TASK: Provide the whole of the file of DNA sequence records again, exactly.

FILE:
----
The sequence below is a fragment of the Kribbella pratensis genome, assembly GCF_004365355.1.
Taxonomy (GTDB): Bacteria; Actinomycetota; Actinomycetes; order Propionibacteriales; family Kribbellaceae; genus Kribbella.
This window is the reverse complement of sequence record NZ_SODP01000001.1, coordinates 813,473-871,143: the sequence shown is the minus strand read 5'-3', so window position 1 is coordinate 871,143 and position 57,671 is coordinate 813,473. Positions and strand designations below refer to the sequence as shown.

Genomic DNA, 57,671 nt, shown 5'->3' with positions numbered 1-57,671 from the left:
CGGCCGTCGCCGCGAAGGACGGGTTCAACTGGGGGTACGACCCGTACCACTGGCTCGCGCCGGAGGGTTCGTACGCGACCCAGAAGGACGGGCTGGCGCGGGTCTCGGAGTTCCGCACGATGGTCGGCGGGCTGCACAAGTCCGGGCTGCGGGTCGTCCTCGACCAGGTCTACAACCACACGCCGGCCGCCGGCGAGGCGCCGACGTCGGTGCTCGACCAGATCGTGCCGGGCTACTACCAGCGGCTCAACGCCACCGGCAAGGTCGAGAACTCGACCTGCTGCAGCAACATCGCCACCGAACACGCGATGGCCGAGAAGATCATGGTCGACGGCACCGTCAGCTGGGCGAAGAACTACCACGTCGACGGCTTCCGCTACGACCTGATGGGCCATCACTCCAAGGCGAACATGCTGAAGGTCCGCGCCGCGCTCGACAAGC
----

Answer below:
The sequence below is a fragment of the Kribbella pratensis genome, assembly GCF_004365355.1.
Taxonomy (GTDB): Bacteria; Actinomycetota; Actinomycetes; order Propionibacteriales; family Kribbellaceae; genus Kribbella.
This window is the reverse complement of sequence record NZ_SODP01000001.1, coordinates 813,473-871,143: the sequence shown is the minus strand read 5'-3', so window position 1 is coordinate 871,143 and position 57,671 is coordinate 813,473. Positions and strand designations below refer to the sequence as shown.

Genomic DNA, 57,671 nt, shown 5'->3' with positions numbered 1-57,671 from the left:
CGGCCGTCGCCGCGAAGGACGGGTTCAACTGGGGGTACGACCCGTACCACTGGCTCGCGCCGGAGGGTTCGTACGCGACCCAGAAGGACGGGCTGGCGCGGGTCTCGGAGTTCCGCACGATGGTCGGCGGGCTGCACAAGTCCGGGCTGCGGGTCGTCCTCGACCAGGTCTACAACCACACGCCGGCCGCCGGCGAGGCGCCGACGTCGGTGCTCGACCAGATCGTGCCGGGCTACTACCAGCGGCTCAACGCCACCGGCAAGGTCGAGAACTCGACCTGCTGCAGCAACATCGCCACCGAACACGCGATGGCCGAGAAGATCATGGTCGACGGCACCGTCAGCTGGGCGAAGAACTACCACGTCGACGGCTTCCGCTACGACCTGATGGGCCATCACTCCAAGGCGAACATGCTGAAGGTCCGCGCCGCGCTCGACAAGC